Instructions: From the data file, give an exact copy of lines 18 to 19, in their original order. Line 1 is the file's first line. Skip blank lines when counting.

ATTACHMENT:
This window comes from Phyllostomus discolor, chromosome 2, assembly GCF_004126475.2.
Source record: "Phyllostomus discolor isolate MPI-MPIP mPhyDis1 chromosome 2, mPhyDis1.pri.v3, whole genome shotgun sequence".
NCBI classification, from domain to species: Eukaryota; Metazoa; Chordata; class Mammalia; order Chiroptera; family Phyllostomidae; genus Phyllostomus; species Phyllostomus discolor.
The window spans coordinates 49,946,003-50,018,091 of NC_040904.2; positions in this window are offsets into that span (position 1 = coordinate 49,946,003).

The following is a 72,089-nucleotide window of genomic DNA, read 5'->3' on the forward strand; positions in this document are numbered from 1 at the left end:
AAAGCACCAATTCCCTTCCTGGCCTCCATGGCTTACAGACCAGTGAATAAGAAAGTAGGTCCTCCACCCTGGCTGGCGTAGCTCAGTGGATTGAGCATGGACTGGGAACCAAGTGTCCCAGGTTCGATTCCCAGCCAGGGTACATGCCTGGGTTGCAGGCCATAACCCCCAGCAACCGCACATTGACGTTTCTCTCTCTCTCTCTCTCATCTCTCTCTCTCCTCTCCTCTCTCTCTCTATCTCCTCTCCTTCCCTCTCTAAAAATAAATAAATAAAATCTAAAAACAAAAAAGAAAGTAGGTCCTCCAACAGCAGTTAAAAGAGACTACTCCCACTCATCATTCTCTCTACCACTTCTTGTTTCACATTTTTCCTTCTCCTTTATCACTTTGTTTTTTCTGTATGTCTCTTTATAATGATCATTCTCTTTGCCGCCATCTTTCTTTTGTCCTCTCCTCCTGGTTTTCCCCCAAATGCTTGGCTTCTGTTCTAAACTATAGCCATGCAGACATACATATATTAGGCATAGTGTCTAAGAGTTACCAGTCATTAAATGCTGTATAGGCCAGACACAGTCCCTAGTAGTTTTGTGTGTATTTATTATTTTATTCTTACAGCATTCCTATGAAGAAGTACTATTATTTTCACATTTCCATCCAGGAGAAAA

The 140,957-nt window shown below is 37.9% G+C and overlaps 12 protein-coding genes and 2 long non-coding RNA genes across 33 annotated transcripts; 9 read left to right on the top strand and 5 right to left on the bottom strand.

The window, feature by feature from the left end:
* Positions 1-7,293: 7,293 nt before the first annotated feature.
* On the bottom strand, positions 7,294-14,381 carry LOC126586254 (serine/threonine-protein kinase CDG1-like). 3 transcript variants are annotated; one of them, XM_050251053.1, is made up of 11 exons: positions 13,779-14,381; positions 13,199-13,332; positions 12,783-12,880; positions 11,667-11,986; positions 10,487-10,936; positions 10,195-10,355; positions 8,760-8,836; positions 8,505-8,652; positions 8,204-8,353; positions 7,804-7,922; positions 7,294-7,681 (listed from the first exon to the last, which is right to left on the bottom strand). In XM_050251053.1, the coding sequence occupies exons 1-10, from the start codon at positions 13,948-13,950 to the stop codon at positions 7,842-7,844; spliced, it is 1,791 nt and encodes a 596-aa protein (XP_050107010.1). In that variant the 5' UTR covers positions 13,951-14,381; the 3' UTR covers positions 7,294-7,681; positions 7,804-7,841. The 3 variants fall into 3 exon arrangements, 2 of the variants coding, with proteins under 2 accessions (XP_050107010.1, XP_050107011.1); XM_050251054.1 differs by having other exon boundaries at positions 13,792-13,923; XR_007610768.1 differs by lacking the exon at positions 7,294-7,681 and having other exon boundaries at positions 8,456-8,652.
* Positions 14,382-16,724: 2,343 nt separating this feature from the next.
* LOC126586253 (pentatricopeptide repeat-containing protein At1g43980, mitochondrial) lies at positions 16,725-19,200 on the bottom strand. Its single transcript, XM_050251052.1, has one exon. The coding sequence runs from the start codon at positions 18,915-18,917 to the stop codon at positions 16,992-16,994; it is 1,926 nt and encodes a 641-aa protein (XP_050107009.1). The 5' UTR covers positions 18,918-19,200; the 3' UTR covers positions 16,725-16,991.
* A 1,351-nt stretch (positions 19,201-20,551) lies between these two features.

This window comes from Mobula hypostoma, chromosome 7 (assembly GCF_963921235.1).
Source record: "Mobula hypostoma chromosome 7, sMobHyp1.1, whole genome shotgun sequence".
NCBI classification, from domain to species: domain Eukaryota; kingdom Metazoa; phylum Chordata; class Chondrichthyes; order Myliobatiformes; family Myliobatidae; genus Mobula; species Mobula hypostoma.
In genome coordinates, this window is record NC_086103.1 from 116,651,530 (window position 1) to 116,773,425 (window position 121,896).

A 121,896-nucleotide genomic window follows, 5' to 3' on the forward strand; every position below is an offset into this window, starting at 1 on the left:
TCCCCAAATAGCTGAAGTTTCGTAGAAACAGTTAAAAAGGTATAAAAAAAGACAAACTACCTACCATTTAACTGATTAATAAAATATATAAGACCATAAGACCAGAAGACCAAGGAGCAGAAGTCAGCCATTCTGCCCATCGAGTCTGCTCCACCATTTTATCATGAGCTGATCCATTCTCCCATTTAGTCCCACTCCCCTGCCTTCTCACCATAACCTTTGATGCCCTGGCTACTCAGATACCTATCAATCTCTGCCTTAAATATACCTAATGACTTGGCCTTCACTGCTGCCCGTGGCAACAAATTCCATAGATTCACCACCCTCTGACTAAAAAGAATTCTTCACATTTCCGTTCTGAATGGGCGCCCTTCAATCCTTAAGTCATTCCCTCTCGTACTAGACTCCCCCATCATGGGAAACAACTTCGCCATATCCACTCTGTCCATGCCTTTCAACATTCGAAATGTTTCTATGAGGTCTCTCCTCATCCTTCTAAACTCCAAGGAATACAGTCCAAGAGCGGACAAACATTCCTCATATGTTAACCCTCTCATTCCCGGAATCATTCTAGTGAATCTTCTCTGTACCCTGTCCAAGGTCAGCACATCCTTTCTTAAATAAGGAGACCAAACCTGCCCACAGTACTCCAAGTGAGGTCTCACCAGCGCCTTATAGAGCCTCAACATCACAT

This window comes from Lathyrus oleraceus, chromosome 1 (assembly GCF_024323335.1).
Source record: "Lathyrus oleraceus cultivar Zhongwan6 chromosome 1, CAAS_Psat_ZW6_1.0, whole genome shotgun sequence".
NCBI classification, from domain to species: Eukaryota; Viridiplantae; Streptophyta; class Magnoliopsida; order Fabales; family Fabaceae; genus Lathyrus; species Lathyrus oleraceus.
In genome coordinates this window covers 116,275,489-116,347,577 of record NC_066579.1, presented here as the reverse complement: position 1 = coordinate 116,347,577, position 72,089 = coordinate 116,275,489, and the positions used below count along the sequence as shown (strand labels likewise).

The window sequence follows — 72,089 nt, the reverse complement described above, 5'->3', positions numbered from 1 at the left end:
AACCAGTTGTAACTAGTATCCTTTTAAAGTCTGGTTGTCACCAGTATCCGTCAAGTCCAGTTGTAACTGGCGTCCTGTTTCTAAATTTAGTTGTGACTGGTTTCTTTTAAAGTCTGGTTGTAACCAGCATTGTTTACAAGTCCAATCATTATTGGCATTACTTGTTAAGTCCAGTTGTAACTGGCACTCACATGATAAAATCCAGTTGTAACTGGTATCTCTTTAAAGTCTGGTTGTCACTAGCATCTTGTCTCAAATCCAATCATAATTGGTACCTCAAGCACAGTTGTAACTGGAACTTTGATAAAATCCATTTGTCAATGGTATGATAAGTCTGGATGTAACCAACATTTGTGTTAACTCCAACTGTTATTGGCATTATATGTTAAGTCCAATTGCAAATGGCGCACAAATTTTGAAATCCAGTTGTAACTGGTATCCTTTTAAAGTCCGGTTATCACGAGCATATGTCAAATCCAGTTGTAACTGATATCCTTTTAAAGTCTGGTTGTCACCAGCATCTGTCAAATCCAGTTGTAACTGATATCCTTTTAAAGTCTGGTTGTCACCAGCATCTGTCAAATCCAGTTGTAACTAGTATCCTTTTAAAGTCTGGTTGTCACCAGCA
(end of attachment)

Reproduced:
A 121,896-nucleotide genomic window follows, 5' to 3' on the forward strand; every position below is an offset into this window, starting at 1 on the left:
TCCCCAAATAGCTGAAGTTTCGTAGAAACAGTTAAAAAGGTATAAAAAAAGACAAACTACCTACCATTTAACTGATTAATAAAATATATAAGACCATAAGACCAGAAGACCAAGGAGCAGAAGTCAGCCATTCTGCCCATCGAGTCTGCTCCACCATTTTATCATGAGCTGATCCATTCTCCCATTTAGTCCCACTCCCCTGCCTTCTCACCATAACCTTTGATGCCCTGGCTACTCAGATACCTATCAATCTCTGCCTTAAATATACCTAATGACTTGGCCTTCACTGCTGCCCGTGGCAACAAATTCCATAGATTCACCACCCTCTGACTAAAAAGAATTCTTCACATTTCCGTTCTGAATGGGCGCCCTTCAATCCTTAAGTCATTCCCTCTCGTACTAGACTCCCCCATCATGGGAAACAACTTCGCCATATCCACTCTGTCCATGCCTTTCAACATTCGAAATGTTTCTATGAGGTCTCTCCTCATCCTTCTAAACTCCAAGGAATACAGTCCAAGAGCGGACAAACATTCCTCATATGTTAACCCTCTCATTCCCGGAATCATTCTAGTGAATCTTCTCTGTACCCTGTCCAAGGTCAGCACATCCTTTCTTAAATAAGGAGACCAAACCTGCCCACAGTACTCCAAGTGAGGTCTCACCAGCGCCTTATAGAGCCTCAACATCACAT